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Peaceful End Needed For Abyei, Sudan Dispute

Security Council stresses need for peaceful end to dispute over Abyei, Sudan

24 June 2008 - The Security Council today welcomed the recent joint plan unveiled by the Sudanese Government of National Unity's main parties to resolve their dispute over the situation in the oil-rich area around Abyei, which lies close to the boundary between the north and south of the country.

In a statement, Ambassador Zalmay Khalilzad of the United States, which holds the rotating Council presidency this month, said that a peaceful resolution of the Abyei dispute was vital to effectively implementing the 2005 Comprehensive Peace Agreement (CPA) that ended the long-running north-south civil war in Sudan.

On 8 June the National Congress Party (NCP) and the Sudan People's Liberation Movement (SPLM) agreed to a Road Map for the Return of Internally Displaced Persons (IDPs) and Implementation of Abyei Protocol, including provisions about interim boundaries and revenue sharing.

The plan follows deadly violence last month that led to the destruction of much of Abyei and the sudden displacement of tens of thousands of residents, prompting concern from senior UN officials about the grave humanitarian situation and the threat to the CPA.

In today's presidential statement, Council members asked Secretary-General Ban Ki-moon to examine the root causes of the violence, the role played by the UN Mission in Sudan (UNMIS) and what follow-up steps the peacekeeping mission should undertake.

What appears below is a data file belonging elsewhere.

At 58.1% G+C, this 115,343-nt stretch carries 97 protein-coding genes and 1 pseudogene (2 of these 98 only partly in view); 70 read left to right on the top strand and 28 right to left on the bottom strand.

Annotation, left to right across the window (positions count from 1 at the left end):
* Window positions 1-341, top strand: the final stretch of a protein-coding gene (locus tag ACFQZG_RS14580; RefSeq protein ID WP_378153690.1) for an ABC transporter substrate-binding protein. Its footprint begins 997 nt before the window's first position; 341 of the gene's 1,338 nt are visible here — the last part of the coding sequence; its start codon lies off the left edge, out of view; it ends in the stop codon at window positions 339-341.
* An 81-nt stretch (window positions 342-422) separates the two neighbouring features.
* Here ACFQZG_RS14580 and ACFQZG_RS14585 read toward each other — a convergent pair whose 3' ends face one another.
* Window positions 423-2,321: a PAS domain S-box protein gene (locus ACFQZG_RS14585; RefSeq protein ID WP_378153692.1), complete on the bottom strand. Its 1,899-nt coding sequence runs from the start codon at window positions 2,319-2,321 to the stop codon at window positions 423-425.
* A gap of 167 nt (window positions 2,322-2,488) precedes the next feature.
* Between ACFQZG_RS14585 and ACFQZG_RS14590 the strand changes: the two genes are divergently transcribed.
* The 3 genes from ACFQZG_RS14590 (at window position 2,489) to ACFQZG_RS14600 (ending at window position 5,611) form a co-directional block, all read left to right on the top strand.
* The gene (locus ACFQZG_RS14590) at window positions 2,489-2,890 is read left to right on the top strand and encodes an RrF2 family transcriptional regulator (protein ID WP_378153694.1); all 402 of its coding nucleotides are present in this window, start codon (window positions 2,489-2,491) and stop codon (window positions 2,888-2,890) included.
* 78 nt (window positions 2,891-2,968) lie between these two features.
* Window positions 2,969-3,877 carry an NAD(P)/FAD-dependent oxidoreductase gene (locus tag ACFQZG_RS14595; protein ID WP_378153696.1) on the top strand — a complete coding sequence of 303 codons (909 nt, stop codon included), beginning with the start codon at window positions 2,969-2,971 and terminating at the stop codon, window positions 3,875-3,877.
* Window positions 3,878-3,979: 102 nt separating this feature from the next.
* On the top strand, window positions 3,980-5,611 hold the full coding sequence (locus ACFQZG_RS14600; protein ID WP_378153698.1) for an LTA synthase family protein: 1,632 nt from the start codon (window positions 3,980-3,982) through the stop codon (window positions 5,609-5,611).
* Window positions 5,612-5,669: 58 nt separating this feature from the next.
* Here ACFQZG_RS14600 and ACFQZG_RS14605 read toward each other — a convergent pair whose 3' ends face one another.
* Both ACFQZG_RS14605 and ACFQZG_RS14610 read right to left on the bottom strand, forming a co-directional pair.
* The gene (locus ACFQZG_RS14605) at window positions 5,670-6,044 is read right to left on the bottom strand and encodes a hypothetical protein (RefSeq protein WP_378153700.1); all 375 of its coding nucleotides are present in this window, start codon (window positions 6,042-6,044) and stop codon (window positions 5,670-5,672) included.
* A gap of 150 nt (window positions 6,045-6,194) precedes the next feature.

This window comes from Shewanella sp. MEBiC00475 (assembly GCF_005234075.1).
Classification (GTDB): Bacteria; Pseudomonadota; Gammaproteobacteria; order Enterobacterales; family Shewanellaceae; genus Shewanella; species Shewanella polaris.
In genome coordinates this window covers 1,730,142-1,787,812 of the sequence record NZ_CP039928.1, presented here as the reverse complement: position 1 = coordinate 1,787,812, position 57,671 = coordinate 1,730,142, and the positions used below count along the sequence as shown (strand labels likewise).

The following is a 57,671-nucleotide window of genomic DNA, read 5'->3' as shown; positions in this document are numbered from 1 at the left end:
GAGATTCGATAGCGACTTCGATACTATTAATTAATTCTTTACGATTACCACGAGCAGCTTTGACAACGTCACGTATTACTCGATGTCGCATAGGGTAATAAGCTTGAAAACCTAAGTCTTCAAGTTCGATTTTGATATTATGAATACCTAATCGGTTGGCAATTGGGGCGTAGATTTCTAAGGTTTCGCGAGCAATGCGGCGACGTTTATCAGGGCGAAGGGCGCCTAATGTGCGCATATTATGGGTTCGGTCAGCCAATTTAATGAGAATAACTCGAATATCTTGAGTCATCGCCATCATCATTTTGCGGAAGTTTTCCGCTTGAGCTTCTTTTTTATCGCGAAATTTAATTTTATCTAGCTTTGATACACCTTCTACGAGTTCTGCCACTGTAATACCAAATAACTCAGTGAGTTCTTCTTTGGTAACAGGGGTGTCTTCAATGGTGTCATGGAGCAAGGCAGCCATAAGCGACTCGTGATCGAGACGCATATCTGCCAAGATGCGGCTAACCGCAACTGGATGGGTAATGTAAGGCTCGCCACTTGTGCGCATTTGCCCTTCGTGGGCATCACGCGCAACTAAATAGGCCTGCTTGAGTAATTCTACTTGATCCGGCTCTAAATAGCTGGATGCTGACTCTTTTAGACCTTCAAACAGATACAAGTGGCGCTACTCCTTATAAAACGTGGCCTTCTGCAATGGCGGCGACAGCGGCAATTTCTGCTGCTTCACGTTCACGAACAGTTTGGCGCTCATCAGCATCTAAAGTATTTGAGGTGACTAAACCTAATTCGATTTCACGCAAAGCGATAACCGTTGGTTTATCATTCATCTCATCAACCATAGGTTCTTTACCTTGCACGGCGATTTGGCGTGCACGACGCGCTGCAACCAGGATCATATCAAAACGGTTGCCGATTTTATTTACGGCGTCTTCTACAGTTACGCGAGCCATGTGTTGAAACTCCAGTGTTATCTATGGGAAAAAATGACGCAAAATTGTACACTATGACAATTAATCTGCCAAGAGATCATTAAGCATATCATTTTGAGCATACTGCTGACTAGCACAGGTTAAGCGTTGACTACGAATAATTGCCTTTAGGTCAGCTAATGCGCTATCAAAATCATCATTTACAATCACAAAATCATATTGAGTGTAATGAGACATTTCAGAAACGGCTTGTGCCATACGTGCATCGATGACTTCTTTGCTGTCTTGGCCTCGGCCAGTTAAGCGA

They also urged the mission to deploy personnel in and around Abyei as needed to help reduce tensions and prevent an escalation of the conflict.

"The Security Council urges the parties to use the opportunity created by the signing of the Road Map to resolve all outstanding issues related to CPA implementation and welcomes the parties' commitment to take unresolved issues to arbitration as necessary," the statement said.

The statement voiced deep regret at the recent fighting, the civilian displacement and the obstruction to the freedom of movement of UNMIS staff. It called on all sides to allow immediate humanitarian relief to be brought to the displaced and support for their voluntary return to their former homes as soon as an interim administration and agreed security arrangements are in place.

The impasse over Abyei, which is still contested by both sides, has been one of the stumbling blocks preventing the full implementation of the CPA, which concluded one of the longest and bloodiest conflicts in Africa.

ENDS

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